Age Quotes (displaying: 121 - 150 of 11297 quotes )
I do?t ever remember being afraid of?oldnes?.There are things I miss about being younger - chiefly the ability to pull all-nighters and keep working and working well; and being smiled at by girls I did?t know who thought I was cute; and I wish I had the eyesight I had even five years ag? but that stuff feels pretty trivial. ?m happier than ?ve been at any time in my life these days. I have a wonderful wife whom I adore, watched three amazing kids grow into two delightful adults and my favourite teenager, an astonishing number of grand life experiences, ?ve made art ?m proud of, I have real, true, glorious friends, and ?ve been able to do real good for things I care about, like freedom of speech, like libraries.Sometimes ?ll do something like An Evening With Neil and Amanda, or the 8 in 8 project, and completely surprise myself.I miss friends who have died, but then, ?m glad that time gave them to me, to befriend, even for a while, and that I was alive to know them. I knew Douglas Adams, and I knew Roger Zelazny, and I knew John M Ford, and I knew Diana Wynne Jone? do you know how lucky that makes me?Ah, ?m rabbiting on, and I sound a bit more Pollyannaish than ?m intending to sound: I know the downside of age and the downside of time, and I am sure that the view from age 51 is not the view from age 71.I wish the time had?t gone so fast, though. And sometimes I wish ?d enjoyed it more on the way, and worried about it less.
?ve had many enemies over the years. If ther?s one thing ?ve learned, i?s never engage in a fight yo?re sure to lose. On the other hand, never let anyone who has insulted you get away with it. Bide your time and strike back when yo?re in a position of strengt?even if you no longer need to strike back.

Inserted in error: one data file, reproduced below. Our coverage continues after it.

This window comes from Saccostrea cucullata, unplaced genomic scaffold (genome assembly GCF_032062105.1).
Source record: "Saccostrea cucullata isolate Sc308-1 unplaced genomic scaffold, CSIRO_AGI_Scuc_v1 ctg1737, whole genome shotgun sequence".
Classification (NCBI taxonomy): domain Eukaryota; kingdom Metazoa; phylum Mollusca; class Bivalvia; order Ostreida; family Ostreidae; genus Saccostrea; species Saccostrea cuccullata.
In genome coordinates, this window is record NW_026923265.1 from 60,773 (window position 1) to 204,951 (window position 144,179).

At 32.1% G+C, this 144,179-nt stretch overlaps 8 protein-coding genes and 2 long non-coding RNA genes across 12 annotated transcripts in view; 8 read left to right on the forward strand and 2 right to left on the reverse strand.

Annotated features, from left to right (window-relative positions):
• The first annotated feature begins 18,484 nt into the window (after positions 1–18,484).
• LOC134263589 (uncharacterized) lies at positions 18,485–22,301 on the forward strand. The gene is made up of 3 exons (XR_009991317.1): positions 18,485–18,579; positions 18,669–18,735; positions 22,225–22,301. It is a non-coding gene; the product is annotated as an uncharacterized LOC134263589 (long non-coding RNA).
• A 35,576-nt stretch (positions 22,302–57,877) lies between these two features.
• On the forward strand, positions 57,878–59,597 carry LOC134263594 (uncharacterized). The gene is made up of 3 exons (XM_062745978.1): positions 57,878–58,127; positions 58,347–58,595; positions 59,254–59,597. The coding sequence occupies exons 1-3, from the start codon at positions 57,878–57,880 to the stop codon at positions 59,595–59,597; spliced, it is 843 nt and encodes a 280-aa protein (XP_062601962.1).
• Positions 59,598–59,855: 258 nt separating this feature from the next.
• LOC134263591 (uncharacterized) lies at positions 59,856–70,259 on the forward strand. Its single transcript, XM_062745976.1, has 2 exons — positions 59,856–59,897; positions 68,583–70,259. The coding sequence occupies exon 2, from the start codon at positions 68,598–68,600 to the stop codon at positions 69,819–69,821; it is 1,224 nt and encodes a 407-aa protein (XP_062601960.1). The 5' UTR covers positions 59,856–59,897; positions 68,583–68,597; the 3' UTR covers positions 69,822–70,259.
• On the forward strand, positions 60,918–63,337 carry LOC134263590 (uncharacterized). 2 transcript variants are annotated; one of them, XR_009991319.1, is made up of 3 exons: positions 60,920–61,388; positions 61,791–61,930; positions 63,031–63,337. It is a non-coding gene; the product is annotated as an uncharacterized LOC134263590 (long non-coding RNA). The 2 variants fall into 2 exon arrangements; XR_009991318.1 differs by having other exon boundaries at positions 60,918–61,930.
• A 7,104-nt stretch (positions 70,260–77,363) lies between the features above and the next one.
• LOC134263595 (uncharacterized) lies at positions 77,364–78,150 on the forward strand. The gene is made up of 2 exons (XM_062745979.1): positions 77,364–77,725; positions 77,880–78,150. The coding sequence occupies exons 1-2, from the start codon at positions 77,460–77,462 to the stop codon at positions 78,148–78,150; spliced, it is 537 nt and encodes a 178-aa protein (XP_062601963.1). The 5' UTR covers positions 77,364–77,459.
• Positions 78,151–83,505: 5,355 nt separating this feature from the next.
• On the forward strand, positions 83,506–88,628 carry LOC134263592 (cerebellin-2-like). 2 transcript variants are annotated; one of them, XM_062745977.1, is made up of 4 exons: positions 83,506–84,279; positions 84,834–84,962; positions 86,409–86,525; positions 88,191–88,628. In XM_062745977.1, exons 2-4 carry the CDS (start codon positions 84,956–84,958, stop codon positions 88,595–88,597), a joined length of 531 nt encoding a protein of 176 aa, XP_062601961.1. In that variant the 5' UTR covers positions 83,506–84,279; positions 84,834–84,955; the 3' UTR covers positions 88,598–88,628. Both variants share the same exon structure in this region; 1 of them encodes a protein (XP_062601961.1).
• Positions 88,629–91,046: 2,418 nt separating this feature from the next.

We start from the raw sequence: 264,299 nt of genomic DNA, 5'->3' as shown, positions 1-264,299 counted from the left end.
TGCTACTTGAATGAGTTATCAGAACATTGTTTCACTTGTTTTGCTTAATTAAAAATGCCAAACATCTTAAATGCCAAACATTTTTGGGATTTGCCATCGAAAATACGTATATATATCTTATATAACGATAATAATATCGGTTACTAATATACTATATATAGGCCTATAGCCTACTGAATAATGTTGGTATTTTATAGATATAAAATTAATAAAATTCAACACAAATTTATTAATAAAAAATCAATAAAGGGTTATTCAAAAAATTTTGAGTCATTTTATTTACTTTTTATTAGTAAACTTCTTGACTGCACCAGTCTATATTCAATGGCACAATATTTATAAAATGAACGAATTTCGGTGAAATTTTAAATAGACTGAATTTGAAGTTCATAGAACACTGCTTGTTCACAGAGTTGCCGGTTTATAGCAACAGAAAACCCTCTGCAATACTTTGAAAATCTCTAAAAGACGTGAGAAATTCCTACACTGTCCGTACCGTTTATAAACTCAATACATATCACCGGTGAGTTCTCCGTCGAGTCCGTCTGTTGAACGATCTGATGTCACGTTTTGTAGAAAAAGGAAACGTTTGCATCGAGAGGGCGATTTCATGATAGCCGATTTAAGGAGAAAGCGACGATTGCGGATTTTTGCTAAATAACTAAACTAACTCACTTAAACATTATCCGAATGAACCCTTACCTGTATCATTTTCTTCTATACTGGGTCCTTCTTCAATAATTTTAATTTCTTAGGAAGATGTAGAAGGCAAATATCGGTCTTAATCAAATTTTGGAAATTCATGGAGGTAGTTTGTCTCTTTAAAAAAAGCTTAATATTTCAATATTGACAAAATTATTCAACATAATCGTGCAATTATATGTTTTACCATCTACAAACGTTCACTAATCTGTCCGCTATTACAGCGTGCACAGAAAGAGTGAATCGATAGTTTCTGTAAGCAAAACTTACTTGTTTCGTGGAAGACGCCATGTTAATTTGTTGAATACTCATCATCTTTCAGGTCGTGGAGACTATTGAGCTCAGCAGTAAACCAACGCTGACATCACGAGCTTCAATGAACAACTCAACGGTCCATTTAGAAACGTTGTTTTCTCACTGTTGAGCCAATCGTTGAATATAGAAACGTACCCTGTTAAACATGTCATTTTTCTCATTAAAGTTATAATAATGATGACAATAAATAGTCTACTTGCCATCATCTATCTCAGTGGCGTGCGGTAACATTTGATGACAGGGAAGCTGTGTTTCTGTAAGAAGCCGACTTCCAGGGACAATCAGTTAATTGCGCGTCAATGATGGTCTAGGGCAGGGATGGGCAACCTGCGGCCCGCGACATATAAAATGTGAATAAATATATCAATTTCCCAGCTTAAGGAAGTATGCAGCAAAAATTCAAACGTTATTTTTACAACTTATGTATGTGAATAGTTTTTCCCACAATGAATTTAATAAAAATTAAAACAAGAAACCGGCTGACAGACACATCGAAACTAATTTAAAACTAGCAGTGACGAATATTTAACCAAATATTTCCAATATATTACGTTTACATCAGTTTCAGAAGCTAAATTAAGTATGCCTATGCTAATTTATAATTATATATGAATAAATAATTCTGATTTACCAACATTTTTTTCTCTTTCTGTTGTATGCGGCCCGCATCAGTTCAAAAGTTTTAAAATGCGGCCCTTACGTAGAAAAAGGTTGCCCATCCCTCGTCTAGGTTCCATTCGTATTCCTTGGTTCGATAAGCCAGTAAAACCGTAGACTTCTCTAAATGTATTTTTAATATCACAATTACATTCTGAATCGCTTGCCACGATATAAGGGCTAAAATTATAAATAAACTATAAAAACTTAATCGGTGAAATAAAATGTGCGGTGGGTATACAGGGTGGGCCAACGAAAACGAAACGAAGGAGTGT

Kalkbrenner has made me an offer; that I should study with him for three years, and he will make something really - really out of me. I answered that I know how much I lack; but that I cannot exploit him, and three years is too much. But he has convinced me that I can play admirably when I am in the mood, and badly when I am not; a thing which never happens to him. After close examination he told me that I have no school; that I am on an excellent road, but can slip off the track. That after his death, or when he finally stops playing, there will be no representative of the great piano-forte school. That even if I wish it, I cannot build up a new school without knowing the old one; in a word : that I am not a perfected machine, and that this hampers the flow of my thoughts. That I have a mark in composition; that it would be a pity not to become what I have the promise of being...